Japan protests against India’s import restriction on ACs with refrigerants at WTO

Amiti Sen New Delhi | Updated on October 05, 2021

Says Montreal Protocol does not cover all refrigerants; asks if India regulated production, consumption of hydrofluorocarbon locally too

Japan has raised concerns at the WTO over India’s import prohibition on air conditioners with refrigerants arguing that New Delhi’s citing of the Montreal Protocol in justification of its action was not fully valid as the ban also applied on types of refrigerants not covered under the international environment protection treaty.

“Japan is highly concerned that this measure unfairly pressured companies to reconstruct their supply chains, and is inconsistent with... GATT 1994 and...the TRIMS Agreement,” Japan said in a representation at the WTO Committee on Trade Related Investment Measures (TRIMS).

If New Delhi is not able to resolve the issue amicably with Tokyo through satisfactory answering of questions or subsequent discussions, the latter could ultimately escalate the matter to a full scale dispute at the multilateral forum.

India banned the import of completely built units of air-conditioners with refrigerants in October last year as part of its Atmanirbhar Bharat drive to promote manufacturing within the country. As per orders, ACs with refrigerants cannot be imported without licences issued by the government.

The decision was cheered by local manufacturers that have been finding it difficult to beat competition from China, Japan, Thailand and Vietnam, especially as several brands import at low or zero duties from countries using Free Trade Agreements like the India-ASEAN FTA.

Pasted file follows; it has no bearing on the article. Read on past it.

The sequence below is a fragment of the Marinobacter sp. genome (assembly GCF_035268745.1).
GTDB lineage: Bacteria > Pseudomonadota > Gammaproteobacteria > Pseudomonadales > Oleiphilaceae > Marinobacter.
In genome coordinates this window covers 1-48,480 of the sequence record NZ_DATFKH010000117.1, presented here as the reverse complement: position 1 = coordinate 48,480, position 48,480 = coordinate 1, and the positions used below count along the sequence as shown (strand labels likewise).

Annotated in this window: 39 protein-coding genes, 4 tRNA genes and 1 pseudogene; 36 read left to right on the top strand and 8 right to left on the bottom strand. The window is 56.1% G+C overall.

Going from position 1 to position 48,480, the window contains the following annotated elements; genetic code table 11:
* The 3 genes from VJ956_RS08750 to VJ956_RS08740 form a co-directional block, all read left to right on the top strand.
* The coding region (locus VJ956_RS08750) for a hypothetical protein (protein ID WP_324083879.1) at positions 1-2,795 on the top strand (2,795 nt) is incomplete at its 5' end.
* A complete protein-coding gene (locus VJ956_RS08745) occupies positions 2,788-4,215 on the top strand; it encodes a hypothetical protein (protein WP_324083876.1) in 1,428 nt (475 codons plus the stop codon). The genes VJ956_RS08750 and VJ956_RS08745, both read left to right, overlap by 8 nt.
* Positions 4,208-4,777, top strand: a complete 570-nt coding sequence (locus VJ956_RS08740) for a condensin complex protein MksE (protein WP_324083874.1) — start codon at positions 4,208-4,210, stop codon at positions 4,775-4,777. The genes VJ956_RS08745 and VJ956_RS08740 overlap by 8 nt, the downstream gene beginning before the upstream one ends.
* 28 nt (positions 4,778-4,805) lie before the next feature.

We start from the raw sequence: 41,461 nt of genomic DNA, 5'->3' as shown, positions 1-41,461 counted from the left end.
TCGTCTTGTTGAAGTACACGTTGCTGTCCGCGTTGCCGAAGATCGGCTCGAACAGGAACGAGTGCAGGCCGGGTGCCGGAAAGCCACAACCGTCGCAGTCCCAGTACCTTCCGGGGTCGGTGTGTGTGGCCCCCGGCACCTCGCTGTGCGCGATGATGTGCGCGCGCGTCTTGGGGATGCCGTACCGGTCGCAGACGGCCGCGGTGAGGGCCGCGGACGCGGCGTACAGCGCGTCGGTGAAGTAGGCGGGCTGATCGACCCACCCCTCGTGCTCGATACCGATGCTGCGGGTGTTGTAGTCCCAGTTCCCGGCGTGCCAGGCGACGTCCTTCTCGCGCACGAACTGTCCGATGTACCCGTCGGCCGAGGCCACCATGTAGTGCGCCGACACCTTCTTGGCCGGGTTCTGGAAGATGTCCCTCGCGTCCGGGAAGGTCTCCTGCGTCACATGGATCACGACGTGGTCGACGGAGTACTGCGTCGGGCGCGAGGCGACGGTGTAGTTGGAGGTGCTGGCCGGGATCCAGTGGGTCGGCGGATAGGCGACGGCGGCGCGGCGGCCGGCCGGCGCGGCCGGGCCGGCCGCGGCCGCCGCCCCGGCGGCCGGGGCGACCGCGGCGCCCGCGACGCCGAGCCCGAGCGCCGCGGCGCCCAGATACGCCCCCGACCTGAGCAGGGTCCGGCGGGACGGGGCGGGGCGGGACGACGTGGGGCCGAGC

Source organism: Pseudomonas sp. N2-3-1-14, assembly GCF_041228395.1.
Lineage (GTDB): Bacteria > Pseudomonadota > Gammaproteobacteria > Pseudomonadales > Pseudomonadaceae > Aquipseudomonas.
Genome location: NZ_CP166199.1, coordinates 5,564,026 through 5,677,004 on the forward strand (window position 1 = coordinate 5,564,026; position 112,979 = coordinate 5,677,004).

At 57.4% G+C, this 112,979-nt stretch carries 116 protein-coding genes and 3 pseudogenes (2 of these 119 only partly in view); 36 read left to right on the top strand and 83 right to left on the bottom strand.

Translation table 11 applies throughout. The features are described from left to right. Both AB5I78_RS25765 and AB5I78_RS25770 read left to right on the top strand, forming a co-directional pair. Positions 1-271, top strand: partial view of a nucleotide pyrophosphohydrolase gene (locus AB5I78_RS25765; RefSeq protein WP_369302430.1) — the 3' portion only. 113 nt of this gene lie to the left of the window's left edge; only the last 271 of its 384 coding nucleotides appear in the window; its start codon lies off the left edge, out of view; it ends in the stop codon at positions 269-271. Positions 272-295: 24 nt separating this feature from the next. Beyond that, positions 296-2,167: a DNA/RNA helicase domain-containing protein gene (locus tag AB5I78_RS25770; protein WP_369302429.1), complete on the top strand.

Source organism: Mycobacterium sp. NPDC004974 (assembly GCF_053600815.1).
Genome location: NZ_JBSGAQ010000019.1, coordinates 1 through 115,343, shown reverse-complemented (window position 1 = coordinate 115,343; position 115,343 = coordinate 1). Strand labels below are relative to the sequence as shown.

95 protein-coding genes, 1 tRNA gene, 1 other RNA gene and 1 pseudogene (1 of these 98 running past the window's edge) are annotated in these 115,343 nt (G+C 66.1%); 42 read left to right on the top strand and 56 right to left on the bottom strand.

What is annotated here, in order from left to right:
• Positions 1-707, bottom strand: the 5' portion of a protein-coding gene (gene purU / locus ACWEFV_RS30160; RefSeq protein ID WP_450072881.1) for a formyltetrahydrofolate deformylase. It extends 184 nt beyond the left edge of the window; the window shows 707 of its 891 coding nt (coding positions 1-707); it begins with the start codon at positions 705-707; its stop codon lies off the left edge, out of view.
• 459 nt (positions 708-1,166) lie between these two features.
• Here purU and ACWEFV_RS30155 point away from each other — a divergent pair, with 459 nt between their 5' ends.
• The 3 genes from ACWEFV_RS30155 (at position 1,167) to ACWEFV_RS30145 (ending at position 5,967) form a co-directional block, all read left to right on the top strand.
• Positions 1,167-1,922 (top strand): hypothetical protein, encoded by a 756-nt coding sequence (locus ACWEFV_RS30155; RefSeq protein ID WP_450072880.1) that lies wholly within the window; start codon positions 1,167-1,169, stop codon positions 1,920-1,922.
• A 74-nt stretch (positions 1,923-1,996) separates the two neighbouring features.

In its complaint, Japan emphasised that India had repeatedly described that the import prohibition is consistent with its obligation under the Montreal Protocol but there were many lapses in the explanation.

Montreal Protocol is an international agreement reached in 1987 designed to stop the production and import of ozone depleting substances and reduce their concentration in the atmosphere to help protect the earth’s ozone layer.

“This import prohibition measure does not distinguish the types of refrigerants, and prohibits any air conditioners with any refrigerants, including the ones with refrigerants that are not subject to India’s obligation to phase out under the Montreal Protocol or under India’s domestic regulations,” Japan’s submission pointed out.

It asked India to explain why India considers that the measure can be justified despite such excessiveness.

Tokyo’s objections

A number of Japanese companies, led by Daikin, Panasonic, Mitsubishi and Hitachi, are present in the AC space in India. In fact, some Japanese companies had also approached the Commerce & Industry Ministry earlier this year asking for removal of import restrictions.

Tokyo’s objections were particularly with regard to HCFC (hydrochlorofluorocarbons) refrigerants. It said that according to its understanding, India does not yet need to totally phase-out the production and consumption HCFC under its relevant domestic Regulation--the Ozone Depleting Substances (Regulation and Control) Amendment Rules, 2014.

“Moreover, with regard to HFC (hydrofluorocarbon), India’s obligation under the Montreal Protocol does not cover HFC and Japan understands that there are no particular laws and regulations in India that regulate production and consumption of HFC,” the submission stated.

Japan asked the country to identify specific laws and regulations in India that regulated production and consumption of HFC, if any. It said that India should describe the rationale for putting in place prohibitions only for imports.

As per industry estimates, before the import restrictions were put in place on air conditioners with refrigerants last year, completely built units of imported ACs accounted for about 28-30 per cent of the air-conditioners segment. The total annual market size of air-conditioners sold in India is estimated at over 65 lakh units.

Published on October 05, 2021

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